The Calaveras Skulls
“We found more skulls in the Calaveras mine.”
“What do they ‘prove’ this time?” Dr. Theda Jansik remained skeptical. Why would one of the mine’s representatives call on her, claiming an important modern discovery at the site of an infamous hoax?
On February 25, 1866, miners dug deep beneath lava, uncovering a skull that was called “the oldest known human being.” The skull was offered as proof that humans and mastodons co-existed — but why not claim humans and dinosaurs, while they were at it? The skull was a hoax, planted by practical jokers to taunt a scholar they didn’t respect.
Dr. Jansik feared she was about to get the same treatment.
“If you want, I can take you to where the guides found them.” He wore a puffy winter jacket and stood awkwardly in her university office. This man from the mine seemed more of a ticket-seller than a tour guide, not in the best physical shape to crawl and squeeze through twisting tunnels. “They uncovered this treasure by accident, while seeking new paths for our more adventurous customers.”
Theda Jansik had published an essay decrying the use of mines as tourist attractions. Such places should be landmarks, or opened for professional excavations (she had argued), rather than being tramped through by gum-chewing, litter-dropping, thrill seekers.
“Here’s what they got.” Her visitor shrugged a heavy pack off one shoulder and set it on the guest chair. He unzipped the pack from the top, and tufts of plastic bags began to expand from the opening. An awful smell wafted up, more intense than the usual dust and mildew of long-buried artifacts.
Dr. Jansik opened a desk drawer to retrieve a pair of latex gloves. Her visitor began unwrapping plastic, then sheets of brown paper, then wet strands of paper towels. “Here’s the first one,” he said, plucking off loose dirt. “Think maybe this could be a missing link or something?”
He handed over the skull, and Dr. Jansik reluctantly leaned forward to accept it. As she sat behind her desk and began a cursory examination, her visitor reached into the pack to begin unraveling another specimen.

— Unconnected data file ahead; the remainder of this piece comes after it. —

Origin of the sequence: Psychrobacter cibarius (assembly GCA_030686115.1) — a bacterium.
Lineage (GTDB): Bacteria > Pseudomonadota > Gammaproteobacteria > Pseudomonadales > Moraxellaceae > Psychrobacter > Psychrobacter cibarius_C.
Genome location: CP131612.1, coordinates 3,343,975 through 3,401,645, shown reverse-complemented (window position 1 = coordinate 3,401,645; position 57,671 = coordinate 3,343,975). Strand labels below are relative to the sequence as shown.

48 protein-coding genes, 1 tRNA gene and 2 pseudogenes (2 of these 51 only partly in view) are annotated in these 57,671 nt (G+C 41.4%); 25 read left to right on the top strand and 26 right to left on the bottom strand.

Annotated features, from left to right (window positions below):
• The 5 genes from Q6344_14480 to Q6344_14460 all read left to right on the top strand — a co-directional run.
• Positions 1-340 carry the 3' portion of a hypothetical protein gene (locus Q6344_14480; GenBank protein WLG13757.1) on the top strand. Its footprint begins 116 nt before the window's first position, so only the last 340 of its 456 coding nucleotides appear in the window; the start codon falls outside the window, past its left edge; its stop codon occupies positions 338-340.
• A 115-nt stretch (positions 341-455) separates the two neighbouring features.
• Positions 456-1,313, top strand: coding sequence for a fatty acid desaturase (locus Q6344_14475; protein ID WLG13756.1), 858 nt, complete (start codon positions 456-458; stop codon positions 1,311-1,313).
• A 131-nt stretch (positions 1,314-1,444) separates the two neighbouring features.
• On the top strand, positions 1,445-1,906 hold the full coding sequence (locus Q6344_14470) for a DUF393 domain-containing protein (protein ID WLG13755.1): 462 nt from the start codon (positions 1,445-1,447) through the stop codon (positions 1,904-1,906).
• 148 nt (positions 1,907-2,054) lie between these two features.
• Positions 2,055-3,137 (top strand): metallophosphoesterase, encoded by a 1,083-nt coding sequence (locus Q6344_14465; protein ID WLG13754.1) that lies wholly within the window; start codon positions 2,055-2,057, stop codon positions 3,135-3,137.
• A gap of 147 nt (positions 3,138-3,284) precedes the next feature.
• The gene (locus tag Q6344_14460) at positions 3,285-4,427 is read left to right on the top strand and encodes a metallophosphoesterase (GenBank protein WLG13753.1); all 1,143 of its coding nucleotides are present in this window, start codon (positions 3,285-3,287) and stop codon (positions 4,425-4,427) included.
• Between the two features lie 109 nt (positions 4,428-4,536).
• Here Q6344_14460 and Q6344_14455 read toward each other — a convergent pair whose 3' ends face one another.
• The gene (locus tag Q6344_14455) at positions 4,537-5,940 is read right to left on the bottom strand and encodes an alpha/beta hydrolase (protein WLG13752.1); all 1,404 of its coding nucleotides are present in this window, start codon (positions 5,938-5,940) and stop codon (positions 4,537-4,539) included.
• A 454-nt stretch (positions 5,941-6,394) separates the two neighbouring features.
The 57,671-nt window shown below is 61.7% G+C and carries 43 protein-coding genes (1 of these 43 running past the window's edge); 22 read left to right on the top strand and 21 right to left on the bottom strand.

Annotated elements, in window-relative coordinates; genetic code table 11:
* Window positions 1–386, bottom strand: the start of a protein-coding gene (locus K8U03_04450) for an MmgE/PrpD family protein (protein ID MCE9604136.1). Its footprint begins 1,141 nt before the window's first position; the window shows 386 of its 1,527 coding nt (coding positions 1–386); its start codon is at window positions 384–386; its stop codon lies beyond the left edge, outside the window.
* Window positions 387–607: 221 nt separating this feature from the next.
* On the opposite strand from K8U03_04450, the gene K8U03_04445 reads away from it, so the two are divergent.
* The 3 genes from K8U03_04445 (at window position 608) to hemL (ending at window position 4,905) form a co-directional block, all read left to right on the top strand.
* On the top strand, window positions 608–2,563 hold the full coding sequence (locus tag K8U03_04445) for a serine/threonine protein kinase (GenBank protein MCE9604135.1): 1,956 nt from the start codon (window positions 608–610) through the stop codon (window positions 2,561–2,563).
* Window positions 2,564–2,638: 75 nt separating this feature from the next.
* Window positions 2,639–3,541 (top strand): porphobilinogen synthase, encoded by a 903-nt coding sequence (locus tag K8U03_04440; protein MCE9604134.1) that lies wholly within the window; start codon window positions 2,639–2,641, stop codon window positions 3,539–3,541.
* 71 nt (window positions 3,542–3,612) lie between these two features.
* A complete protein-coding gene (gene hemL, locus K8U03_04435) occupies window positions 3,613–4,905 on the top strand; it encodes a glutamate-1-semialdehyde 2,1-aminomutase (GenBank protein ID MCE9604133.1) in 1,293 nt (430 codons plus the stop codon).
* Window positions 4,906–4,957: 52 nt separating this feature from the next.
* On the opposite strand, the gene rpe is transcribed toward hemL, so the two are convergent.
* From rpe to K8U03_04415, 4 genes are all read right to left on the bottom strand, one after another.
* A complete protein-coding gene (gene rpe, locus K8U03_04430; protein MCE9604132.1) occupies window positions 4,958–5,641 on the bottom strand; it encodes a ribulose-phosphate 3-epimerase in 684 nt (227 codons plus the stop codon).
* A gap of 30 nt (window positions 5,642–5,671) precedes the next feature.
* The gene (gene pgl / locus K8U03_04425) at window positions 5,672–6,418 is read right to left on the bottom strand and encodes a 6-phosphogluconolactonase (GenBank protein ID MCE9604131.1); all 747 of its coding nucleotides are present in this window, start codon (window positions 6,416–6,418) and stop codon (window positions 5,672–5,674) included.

The skull felt cold and damp, even through the thick latex layer of her gloves. If this were another hoax, it had to be the worst-planned prank of all time: the skull was obviously from the modern era. The bits of sludge and stuck paper seemed an amateur attempt at “antiquing” — beneath, the bone was white and fresh.
Her visitor unwrapped a second skull, and placed it on the desktop, next to books and notes she’s been working with for Monday’s classroom lecture. He turned the skull, so the empty eye sockets peered toward her.
Dr. Jansik began to worry that she shouldn’t have agreed to meet this stranger on campus during the weekend. She stared at him across the desk, judging how easy it might be to get past him and out the open door of her office. She wondered how loud she could scream, and if there were anybody else around to hear her.
Because she’d noticed a strange, disturbing pattern on different parts of the skull she examined. Teeth marks.
Her visitor reached again into his backpack, pulling out another wrapped object. It wasn’t the shape of a skull, but she saw a sharp edge of bone sticking through the butcher paper.
“We use tourist attractions to help lure young, athletic people to our sites. Some of them, we recruit. The rest end up…” He trailed off, then pointed to the skull in her hand, the one on her desk. “We don’t want some fancy teacher trying to undermine our efforts.”
He unwrapped the third item. A long thigh bone, as fresh as the two human skulls. Sharpened to a point.
“These skulls are probably historic in their own way.” As he spoke, the man seemed a stronger physical presence than she’d previously judged. The muscles on his neck stretched tighter; his biceps bulged beneath the sleeves of his jacket. “Someday people will look back on them as evidence. Weaker humans like yourself, once co-existed with a new, more adaptive species of cannibal.”
He reached behind, shutting the door to her office. Raising the sharpened bone, he lunged at her across the desk.